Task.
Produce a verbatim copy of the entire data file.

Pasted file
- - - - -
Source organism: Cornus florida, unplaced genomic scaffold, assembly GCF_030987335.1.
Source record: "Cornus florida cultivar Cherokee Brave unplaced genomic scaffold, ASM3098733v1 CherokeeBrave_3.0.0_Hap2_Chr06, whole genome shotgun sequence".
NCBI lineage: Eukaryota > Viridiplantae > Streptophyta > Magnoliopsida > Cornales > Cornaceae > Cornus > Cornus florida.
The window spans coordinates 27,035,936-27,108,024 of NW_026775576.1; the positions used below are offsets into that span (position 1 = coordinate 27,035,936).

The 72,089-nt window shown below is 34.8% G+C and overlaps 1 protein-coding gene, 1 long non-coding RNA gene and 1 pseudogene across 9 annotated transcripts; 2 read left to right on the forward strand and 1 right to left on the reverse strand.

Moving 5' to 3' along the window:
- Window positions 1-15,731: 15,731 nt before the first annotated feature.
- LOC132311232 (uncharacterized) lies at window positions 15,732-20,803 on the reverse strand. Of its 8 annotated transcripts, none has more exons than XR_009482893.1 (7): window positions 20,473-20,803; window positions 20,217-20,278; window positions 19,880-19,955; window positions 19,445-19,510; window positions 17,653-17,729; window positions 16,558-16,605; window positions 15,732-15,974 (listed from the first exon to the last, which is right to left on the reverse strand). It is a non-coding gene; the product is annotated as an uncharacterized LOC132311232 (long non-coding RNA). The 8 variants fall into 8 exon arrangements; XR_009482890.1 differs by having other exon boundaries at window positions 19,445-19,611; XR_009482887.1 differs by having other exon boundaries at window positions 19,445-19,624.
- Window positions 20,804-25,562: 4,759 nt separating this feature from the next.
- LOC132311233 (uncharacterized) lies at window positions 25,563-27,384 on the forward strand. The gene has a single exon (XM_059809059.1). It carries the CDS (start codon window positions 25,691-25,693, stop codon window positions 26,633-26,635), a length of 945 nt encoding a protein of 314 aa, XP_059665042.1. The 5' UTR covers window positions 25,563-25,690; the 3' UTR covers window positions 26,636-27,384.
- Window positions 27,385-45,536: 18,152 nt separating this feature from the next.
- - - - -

Source organism: Cornus florida, unplaced genomic scaffold, assembly GCF_030987335.1.
Source record: "Cornus florida cultivar Cherokee Brave unplaced genomic scaffold, ASM3098733v1 CherokeeBrave_3.0.0_Hap2_Chr06, whole genome shotgun sequence".
NCBI lineage: Eukaryota > Viridiplantae > Streptophyta > Magnoliopsida > Cornales > Cornaceae > Cornus > Cornus florida.
The window spans coordinates 27,035,936-27,108,024 of NW_026775576.1; the positions used below are offsets into that span (position 1 = coordinate 27,035,936).

The 72,089-nt window shown below is 34.8% G+C and overlaps 1 protein-coding gene, 1 long non-coding RNA gene and 1 pseudogene across 9 annotated transcripts; 2 read left to right on the forward strand and 1 right to left on the reverse strand.

Moving 5' to 3' along the window:
- Window positions 1-15,731: 15,731 nt before the first annotated feature.
- LOC132311232 (uncharacterized) lies at window positions 15,732-20,803 on the reverse strand. Of its 8 annotated transcripts, none has more exons than XR_009482893.1 (7): window positions 20,473-20,803; window positions 20,217-20,278; window positions 19,880-19,955; window positions 19,445-19,510; window positions 17,653-17,729; window positions 16,558-16,605; window positions 15,732-15,974 (listed from the first exon to the last, which is right to left on the reverse strand). It is a non-coding gene; the product is annotated as an uncharacterized LOC132311232 (long non-coding RNA). The 8 variants fall into 8 exon arrangements; XR_009482890.1 differs by having other exon boundaries at window positions 19,445-19,611; XR_009482887.1 differs by having other exon boundaries at window positions 19,445-19,624.
- Window positions 20,804-25,562: 4,759 nt separating this feature from the next.
- LOC132311233 (uncharacterized) lies at window positions 25,563-27,384 on the forward strand. The gene has a single exon (XM_059809059.1). It carries the CDS (start codon window positions 25,691-25,693, stop codon window positions 26,633-26,635), a length of 945 nt encoding a protein of 314 aa, XP_059665042.1. The 5' UTR covers window positions 25,563-25,690; the 3' UTR covers window positions 26,636-27,384.
- Window positions 27,385-45,536: 18,152 nt separating this feature from the next.